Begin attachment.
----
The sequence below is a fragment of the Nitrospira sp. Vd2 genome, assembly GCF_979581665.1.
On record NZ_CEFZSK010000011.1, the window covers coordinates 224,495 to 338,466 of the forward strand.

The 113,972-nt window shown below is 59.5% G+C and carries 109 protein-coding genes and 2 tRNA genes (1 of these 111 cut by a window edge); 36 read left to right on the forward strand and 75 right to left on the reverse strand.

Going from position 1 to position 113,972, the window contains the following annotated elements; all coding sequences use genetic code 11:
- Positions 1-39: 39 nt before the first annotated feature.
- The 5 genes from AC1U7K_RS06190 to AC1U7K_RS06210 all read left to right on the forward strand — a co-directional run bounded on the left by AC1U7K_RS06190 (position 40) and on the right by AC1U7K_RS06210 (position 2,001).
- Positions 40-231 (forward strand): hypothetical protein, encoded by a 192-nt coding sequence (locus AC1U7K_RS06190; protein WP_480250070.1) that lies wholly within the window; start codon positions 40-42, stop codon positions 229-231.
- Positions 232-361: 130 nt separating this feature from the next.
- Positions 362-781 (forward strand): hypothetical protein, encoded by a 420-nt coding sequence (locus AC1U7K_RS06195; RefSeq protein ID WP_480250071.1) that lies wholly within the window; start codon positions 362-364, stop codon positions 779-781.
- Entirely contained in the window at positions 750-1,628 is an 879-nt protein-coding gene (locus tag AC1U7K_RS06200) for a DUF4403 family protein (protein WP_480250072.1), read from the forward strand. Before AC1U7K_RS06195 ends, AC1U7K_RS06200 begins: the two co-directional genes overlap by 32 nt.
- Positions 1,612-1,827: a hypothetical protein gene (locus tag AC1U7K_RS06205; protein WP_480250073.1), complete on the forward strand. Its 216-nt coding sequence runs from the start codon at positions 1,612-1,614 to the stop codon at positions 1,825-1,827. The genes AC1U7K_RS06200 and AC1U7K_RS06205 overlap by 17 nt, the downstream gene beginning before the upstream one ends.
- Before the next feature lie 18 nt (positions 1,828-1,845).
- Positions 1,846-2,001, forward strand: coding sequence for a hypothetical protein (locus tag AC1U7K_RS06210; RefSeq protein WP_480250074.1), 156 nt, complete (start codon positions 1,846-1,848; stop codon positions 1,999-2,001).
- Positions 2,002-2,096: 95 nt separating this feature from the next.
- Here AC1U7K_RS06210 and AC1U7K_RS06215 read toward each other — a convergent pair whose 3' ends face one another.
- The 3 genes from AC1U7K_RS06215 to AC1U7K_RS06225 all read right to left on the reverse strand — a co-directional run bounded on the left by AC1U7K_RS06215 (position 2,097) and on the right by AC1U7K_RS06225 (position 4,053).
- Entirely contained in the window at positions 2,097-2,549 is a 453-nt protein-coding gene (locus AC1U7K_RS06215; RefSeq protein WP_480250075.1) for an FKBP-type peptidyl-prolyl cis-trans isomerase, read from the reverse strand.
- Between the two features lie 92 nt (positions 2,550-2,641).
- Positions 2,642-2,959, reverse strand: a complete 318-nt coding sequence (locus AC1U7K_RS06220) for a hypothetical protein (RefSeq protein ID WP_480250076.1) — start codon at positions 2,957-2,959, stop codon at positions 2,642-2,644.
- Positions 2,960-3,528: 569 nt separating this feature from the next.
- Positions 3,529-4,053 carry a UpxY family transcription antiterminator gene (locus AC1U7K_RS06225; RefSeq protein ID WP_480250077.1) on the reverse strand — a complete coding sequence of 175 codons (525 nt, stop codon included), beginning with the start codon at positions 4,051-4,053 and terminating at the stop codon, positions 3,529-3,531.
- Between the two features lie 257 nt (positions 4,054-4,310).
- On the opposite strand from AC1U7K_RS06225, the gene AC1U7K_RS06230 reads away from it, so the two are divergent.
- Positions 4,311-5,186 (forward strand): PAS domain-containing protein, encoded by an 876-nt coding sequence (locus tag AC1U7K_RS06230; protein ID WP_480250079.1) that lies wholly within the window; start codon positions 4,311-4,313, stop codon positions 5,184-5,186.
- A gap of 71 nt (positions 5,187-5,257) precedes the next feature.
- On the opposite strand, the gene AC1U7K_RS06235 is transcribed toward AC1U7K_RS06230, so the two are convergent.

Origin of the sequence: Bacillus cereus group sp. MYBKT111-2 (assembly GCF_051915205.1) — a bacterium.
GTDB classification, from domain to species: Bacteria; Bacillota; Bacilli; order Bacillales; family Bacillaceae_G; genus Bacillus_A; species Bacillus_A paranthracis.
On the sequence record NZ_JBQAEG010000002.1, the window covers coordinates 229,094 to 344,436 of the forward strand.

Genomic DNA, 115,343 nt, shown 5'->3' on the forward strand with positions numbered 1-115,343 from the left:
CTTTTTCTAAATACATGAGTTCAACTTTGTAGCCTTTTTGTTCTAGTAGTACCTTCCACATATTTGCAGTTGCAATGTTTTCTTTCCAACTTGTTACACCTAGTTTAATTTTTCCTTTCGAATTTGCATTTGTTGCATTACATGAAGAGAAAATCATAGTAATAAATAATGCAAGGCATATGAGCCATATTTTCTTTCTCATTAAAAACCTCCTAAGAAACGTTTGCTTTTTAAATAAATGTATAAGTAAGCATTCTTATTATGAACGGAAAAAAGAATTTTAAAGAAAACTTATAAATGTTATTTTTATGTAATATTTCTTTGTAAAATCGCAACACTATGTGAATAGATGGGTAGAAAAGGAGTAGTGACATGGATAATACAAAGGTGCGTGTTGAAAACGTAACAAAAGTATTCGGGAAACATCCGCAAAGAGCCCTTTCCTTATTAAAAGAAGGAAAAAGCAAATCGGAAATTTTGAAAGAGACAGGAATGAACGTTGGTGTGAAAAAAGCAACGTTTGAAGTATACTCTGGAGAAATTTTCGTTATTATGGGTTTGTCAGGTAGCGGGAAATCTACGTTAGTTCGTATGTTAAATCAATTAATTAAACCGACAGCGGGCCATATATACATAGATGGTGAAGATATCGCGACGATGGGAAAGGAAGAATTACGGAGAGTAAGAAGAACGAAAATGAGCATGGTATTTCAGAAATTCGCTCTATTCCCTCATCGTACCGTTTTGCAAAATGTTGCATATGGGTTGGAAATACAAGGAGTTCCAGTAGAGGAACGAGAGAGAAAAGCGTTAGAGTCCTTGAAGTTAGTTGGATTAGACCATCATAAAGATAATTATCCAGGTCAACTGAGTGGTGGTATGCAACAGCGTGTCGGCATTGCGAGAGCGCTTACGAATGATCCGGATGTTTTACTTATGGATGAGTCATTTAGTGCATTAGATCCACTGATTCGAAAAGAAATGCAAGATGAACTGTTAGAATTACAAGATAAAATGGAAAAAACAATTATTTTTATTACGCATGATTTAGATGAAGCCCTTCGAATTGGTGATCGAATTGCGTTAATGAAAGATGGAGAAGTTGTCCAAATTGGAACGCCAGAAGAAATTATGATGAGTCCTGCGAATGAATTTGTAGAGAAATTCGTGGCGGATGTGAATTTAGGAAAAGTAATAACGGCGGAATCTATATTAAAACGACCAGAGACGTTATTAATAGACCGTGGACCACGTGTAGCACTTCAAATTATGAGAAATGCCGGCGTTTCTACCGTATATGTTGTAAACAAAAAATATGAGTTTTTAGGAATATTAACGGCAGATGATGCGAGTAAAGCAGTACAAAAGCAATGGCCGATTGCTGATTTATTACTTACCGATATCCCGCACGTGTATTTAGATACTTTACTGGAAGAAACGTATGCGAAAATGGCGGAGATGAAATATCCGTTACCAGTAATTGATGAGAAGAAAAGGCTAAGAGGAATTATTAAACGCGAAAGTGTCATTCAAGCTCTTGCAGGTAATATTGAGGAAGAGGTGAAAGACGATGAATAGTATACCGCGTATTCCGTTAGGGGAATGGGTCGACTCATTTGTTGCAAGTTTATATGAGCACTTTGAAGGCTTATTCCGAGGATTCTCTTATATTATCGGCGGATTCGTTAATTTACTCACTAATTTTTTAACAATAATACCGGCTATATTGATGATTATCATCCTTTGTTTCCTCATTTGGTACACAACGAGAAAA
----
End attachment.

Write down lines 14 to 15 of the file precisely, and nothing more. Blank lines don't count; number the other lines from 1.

- Positions 2,002-2,096: 95 nt separating this feature from the next.
- Here AC1U7K_RS06210 and AC1U7K_RS06215 read toward each other — a convergent pair whose 3' ends face one another.